When everything feels dark and hopeless, cry out. Let your family and friends know how much it hurts. Ask for help, comfort, love, kindness. And call out to God. Your Father in heaven knows what you need. Maybe God wants you to depend more on him. If it’s not his intention to take away your suffering at this time, then ask him to help you trust in his grace. Ask him to strengthen your trust in his goodness. Ask him to help you draw near to him for comfort, even if he seems so remote.

Are there things you can do in your fatigue? Do your energy levels let you get up from time to time? How can you best fill that time? Is it your family who needs you most? Are you able to encourage others in your weakness? Can you spend time praying for other people? Can you make a list of things that you can do when you’re down and others when you’re up? Have you asked how God can use you in your frailty? Maybe you could brainstorm some ideas or chat to others about this.

But don’t compare yourself with others. “At least there are people who are suffering more than me!” How does that help, really? “Why do I suffer so much when those around me do whatever they please?” Self-pity, jealousy, anger, bitterness will only make things worse. There is one who is well acquainted with suffering, who understands what you are going through, who can help. His name is Jesus. He was betrayed, rejected, beaten, ridiculed, and crucified. He took the punishment we deserve in his body and paid the price. He endured all this in confident hope that God would raise him from the grave, as the first fruits for all who would follow after him.

Focus your hope on the future. Not just for this life, but for eternity. Keep your eyes on Jesus and remember the promise of a day with no more pain, suffering, fatigue or death. As your earthly body decays remember that God has in store a new, complete, and perfect body for all who trust in him. There is hope. God guarantees it!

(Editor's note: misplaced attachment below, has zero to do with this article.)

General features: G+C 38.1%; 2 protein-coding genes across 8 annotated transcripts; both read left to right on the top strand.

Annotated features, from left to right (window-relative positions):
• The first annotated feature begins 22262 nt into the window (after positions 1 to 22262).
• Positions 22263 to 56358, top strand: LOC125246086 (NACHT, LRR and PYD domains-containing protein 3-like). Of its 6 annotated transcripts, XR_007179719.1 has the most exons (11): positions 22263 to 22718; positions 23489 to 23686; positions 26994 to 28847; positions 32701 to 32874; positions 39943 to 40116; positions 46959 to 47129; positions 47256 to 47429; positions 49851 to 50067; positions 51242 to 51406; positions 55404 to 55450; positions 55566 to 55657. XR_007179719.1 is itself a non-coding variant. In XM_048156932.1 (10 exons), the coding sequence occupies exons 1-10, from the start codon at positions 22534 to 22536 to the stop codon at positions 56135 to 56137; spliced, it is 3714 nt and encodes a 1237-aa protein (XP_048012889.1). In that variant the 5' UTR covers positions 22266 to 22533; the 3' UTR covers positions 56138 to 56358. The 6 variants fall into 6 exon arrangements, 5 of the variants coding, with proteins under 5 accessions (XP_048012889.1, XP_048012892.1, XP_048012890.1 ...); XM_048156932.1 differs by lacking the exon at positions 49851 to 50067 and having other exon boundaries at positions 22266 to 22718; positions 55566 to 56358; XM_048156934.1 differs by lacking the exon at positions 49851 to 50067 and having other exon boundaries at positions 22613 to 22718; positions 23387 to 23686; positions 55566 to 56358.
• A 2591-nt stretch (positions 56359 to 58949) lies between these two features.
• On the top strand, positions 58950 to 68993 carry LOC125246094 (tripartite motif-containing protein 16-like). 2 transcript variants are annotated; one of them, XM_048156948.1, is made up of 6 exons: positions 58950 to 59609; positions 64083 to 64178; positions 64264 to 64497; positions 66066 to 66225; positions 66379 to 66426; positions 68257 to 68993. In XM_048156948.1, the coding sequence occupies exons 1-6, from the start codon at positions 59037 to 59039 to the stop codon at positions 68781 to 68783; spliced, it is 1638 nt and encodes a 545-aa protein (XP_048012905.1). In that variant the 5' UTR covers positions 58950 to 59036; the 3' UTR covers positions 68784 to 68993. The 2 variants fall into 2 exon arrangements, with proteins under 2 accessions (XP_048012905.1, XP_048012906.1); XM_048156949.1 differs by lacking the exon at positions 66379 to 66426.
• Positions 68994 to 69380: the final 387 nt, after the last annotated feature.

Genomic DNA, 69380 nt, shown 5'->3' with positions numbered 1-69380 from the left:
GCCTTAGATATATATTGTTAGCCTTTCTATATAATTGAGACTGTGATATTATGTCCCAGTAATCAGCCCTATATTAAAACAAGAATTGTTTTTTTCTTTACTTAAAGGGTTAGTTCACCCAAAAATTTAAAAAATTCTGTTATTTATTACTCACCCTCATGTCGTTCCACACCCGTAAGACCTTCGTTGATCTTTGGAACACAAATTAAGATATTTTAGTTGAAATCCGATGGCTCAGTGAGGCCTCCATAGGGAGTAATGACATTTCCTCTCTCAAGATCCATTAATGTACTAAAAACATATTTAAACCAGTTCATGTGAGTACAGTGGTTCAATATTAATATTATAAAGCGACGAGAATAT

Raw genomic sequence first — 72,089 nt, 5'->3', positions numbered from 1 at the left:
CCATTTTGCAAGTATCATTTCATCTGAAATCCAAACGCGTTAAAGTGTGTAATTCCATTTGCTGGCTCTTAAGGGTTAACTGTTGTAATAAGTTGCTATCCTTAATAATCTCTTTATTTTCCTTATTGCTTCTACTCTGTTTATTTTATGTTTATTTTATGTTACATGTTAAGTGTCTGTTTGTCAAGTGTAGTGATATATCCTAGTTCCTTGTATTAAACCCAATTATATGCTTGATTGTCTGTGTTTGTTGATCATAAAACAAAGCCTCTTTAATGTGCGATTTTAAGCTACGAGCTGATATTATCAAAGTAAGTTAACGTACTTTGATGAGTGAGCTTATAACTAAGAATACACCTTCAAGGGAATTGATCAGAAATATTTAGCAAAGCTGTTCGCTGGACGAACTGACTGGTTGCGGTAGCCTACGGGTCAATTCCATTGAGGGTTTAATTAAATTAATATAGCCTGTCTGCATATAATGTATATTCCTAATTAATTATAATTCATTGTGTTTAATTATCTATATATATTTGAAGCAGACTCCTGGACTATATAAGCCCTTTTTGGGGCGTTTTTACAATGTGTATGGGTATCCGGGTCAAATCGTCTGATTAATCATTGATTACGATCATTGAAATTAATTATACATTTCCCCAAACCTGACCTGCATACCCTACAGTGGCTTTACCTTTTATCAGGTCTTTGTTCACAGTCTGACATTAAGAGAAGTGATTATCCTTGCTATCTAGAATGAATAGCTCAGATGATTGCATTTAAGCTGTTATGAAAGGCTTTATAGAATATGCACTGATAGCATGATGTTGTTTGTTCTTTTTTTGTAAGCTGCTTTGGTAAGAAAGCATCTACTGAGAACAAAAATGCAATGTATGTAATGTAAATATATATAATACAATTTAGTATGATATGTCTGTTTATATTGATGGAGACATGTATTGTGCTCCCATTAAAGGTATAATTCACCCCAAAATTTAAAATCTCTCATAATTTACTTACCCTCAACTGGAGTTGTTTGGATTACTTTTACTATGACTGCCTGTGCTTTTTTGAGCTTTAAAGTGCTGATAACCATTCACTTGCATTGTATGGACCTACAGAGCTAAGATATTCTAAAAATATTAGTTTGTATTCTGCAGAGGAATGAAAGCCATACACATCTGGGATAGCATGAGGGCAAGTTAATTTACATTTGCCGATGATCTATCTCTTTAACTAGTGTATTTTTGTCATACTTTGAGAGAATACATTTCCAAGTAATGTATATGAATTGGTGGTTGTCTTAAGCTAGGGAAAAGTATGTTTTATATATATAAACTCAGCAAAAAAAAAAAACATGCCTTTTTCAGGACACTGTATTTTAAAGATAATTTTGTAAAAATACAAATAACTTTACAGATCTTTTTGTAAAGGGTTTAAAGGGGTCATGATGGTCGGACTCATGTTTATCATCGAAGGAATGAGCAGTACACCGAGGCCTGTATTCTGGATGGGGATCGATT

For we know that if the earthly tent we live in is destroyed, we have a building from God, an eternal house in heaven, not built by human hands. Meanwhile we groan, longing to be clothed instead with our heavenly dwelling, because when we are clothed, we will not be found naked. For while we are in this tent, we groan and are burdened, because we do not wish to be unclothed but to be clothed instead with our heavenly dwelling, so that what is mortal may be swallowed up by life.
(2 Corinthians 5:1-4)

Consider it pure joy

Sickness, loneliness, trouble at work, struggles in marriage, financial pressure, wayward children, car accidents, overlooked for promotion, slandered, mocked, imprisoned, persecuted. Who wants a piece of that… any of it? And yet James writes in the Bible:

Consider it pure joy, my brothers and sisters, whenever you face trials of many kinds…  (James 1:2)

What was he thinking?! And he doesn’t simply say, look on the bright side, cheer up, things will get better. He says to consider it pure joy (or all joy) whenever you face trials. And he doesn’t restrict the range of trials. I take it this covers pretty much the full spectrum of nasty things that could happen to you. How do you adopt such a view of life? And is this any different to the power of positive thinking?

Perhaps we need to consider the meaning of joy. The temptation is to equate joy with happiness or a bubbly personality or a permanent smile. But joy runs deeper than an emotional response. It has to do with contentment and trust and confidence. In James’ words he calls us to a thinking response more than an emotional response. He’s not telling us how to feel about the trials we’re experiencing, he’s telling us how to think about our circumstances, to consider it pure joy when we face various trials. But why?

…because you know that the testing of your faith produces perseverance.  (James 1:3)

The experience of facing trials puts our faith to the test. It shows up what’s real and not real. Theoretical faith is no faith at all. Genuine faith is shown by it’s action, it’s fruit, the changes it produces. And the real test is perseverance, keeping on when things are tough, and finishing the race.